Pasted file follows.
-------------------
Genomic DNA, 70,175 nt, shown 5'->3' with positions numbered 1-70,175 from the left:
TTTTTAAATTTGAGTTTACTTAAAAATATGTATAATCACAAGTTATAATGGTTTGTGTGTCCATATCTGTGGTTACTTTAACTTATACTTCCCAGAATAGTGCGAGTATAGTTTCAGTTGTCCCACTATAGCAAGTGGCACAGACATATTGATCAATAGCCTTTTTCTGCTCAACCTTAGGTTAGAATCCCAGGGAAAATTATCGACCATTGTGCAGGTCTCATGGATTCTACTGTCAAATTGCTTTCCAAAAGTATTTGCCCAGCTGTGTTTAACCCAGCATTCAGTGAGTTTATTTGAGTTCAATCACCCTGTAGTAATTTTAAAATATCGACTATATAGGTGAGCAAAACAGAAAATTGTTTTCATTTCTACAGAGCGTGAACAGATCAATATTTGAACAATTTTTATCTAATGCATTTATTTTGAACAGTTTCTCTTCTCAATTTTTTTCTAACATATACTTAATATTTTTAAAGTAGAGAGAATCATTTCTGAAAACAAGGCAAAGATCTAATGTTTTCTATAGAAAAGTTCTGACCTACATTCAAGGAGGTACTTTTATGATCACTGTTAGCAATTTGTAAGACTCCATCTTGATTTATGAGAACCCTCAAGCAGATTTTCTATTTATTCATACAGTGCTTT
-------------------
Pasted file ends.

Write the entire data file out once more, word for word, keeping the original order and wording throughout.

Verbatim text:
Genomic DNA, 70,175 nt, shown 5'->3' with positions numbered 1-70,175 from the left:
TTTTTAAATTTGAGTTTACTTAAAAATATGTATAATCACAAGTTATAATGGTTTGTGTGTCCATATCTGTGGTTACTTTAACTTATACTTCCCAGAATAGTGCGAGTATAGTTTCAGTTGTCCCACTATAGCAAGTGGCACAGACATATTGATCAATAGCCTTTTTCTGCTCAACCTTAGGTTAGAATCCCAGGGAAAATTATCGACCATTGTGCAGGTCTCATGGATTCTACTGTCAAATTGCTTTCCAAAAGTATTTGCCCAGCTGTGTTTAACCCAGCATTCAGTGAGTTTATTTGAGTTCAATCACCCTGTAGTAATTTTAAAATATCGACTATATAGGTGAGCAAAACAGAAAATTGTTTTCATTTCTACAGAGCGTGAACAGATCAATATTTGAACAATTTTTATCTAATGCATTTATTTTGAACAGTTTCTCTTCTCAATTTTTTTCTAACATATACTTAATATTTTTAAAGTAGAGAGAATCATTTCTGAAAACAAGGCAAAGATCTAATGTTTTCTATAGAAAAGTTCTGACCTACATTCAAGGAGGTACTTTTATGATCACTGTTAGCAATTTGTAAGACTCCATCTTGATTTATGAGAACCCTCAAGCAGATTTTCTATTTATTCATACAGTGCTTT